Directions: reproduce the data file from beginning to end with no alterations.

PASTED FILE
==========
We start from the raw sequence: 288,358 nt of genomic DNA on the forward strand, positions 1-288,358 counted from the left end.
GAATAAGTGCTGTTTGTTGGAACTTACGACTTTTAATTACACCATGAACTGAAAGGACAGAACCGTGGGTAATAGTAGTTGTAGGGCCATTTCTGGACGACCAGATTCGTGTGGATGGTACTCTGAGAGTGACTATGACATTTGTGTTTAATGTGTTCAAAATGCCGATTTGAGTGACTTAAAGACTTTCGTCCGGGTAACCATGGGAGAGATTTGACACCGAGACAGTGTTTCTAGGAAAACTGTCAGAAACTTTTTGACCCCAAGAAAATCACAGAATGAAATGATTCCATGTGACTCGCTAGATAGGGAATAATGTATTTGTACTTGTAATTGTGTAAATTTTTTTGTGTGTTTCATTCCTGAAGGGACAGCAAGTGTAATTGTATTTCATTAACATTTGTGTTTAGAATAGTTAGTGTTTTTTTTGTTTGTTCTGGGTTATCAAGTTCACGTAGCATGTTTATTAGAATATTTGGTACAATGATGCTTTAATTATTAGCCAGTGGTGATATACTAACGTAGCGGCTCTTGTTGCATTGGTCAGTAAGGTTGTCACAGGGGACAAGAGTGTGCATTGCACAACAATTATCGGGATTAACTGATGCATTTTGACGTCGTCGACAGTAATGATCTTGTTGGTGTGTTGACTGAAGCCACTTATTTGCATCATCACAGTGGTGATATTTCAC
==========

We start from the raw sequence: 288,358 nt of genomic DNA on the forward strand, positions 1-288,358 counted from the left end.
GAATAAGTGCTGTTTGTTGGAACTTACGACTTTTAATTACACCATGAACTGAAAGGACAGAACCGTGGGTAATAGTAGTTGTAGGGCCATTTCTGGACGACCAGATTCGTGTGGATGGTACTCTGAGAGTGACTATGACATTTGTGTTTAATGTGTTCAAAATGCCGATTTGAGTGACTTAAAGACTTTCGTCCGGGTAACCATGGGAGAGATTTGACACCGAGACAGTGTTTCTAGGAAAACTGTCAGAAACTTTTTGACCCCAAGAAAATCACAGAATGAAATGATTCCATGTGACTCGCTAGATAGGGAATAATGTATTTGTACTTGTAATTGTGTAAATTTTTTTGTGTGTTTCATTCCTGAAGGGACAGCAAGTGTAATTGTATTTCATTAACATTTGTGTTTAGAATAGTTAGTGTTTTTTTTGTTTGTTCTGGGTTATCAAGTTCACGTAGCATGTTTATTAGAATATTTGGTACAATGATGCTTTAATTATTAGCCAGTGGTGATATACTAACGTAGCGGCTCTTGTTGCATTGGTCAGTAAGGTTGTCACAGGGGACAAGAGTGTGCATTGCACAACAATTATCGGGATTAACTGATGCATTTTGACGTCGTCGACAGTAATGATCTTGTTGGTGTGTTGACTGAAGCCACTTATTTGCATCATCACAGTGGTGATATTTCAC